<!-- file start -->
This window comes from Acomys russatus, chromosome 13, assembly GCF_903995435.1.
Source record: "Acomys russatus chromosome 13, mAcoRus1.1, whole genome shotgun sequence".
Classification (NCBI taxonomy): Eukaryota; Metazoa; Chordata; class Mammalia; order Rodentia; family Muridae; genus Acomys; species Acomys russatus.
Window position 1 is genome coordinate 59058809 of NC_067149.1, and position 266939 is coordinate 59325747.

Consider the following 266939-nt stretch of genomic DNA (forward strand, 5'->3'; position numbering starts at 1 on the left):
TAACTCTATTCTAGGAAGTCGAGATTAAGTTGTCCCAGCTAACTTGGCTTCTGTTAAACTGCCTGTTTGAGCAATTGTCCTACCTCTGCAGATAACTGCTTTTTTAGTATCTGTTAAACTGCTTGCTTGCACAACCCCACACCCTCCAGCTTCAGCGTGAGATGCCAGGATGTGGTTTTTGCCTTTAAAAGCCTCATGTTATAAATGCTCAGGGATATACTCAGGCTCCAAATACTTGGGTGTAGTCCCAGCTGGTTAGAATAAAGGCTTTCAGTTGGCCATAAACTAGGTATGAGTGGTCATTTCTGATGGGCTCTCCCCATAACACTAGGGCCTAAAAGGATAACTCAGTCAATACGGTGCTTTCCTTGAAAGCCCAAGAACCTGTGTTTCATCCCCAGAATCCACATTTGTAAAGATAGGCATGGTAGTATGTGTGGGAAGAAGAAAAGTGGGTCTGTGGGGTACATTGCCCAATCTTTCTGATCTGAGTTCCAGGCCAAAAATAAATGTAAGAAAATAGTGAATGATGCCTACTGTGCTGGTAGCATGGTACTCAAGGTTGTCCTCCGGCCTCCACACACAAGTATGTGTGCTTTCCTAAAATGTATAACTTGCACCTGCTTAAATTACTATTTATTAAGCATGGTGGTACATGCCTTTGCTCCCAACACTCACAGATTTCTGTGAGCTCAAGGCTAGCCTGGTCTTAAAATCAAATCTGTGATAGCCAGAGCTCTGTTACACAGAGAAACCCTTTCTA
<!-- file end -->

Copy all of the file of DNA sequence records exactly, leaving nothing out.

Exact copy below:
This window comes from Acomys russatus, chromosome 13, assembly GCF_903995435.1.
Source record: "Acomys russatus chromosome 13, mAcoRus1.1, whole genome shotgun sequence".
Classification (NCBI taxonomy): Eukaryota; Metazoa; Chordata; class Mammalia; order Rodentia; family Muridae; genus Acomys; species Acomys russatus.
Window position 1 is genome coordinate 59058809 of NC_067149.1, and position 266939 is coordinate 59325747.

Consider the following 266939-nt stretch of genomic DNA (forward strand, 5'->3'; position numbering starts at 1 on the left):
TAACTCTATTCTAGGAAGTCGAGATTAAGTTGTCCCAGCTAACTTGGCTTCTGTTAAACTGCCTGTTTGAGCAATTGTCCTACCTCTGCAGATAACTGCTTTTTTAGTATCTGTTAAACTGCTTGCTTGCACAACCCCACACCCTCCAGCTTCAGCGTGAGATGCCAGGATGTGGTTTTTGCCTTTAAAAGCCTCATGTTATAAATGCTCAGGGATATACTCAGGCTCCAAATACTTGGGTGTAGTCCCAGCTGGTTAGAATAAAGGCTTTCAGTTGGCCATAAACTAGGTATGAGTGGTCATTTCTGATGGGCTCTCCCCATAACACTAGGGCCTAAAAGGATAACTCAGTCAATACGGTGCTTTCCTTGAAAGCCCAAGAACCTGTGTTTCATCCCCAGAATCCACATTTGTAAAGATAGGCATGGTAGTATGTGTGGGAAGAAGAAAAGTGGGTCTGTGGGGTACATTGCCCAATCTTTCTGATCTGAGTTCCAGGCCAAAAATAAATGTAAGAAAATAGTGAATGATGCCTACTGTGCTGGTAGCATGGTACTCAAGGTTGTCCTCCGGCCTCCACACACAAGTATGTGTGCTTTCCTAAAATGTATAACTTGCACCTGCTTAAATTACTATTTATTAAGCATGGTGGTACATGCCTTTGCTCCCAACACTCACAGATTTCTGTGAGCTCAAGGCTAGCCTGGTCTTAAAATCAAATCTGTGATAGCCAGAGCTCTGTTACACAGAGAAACCCTTTCTA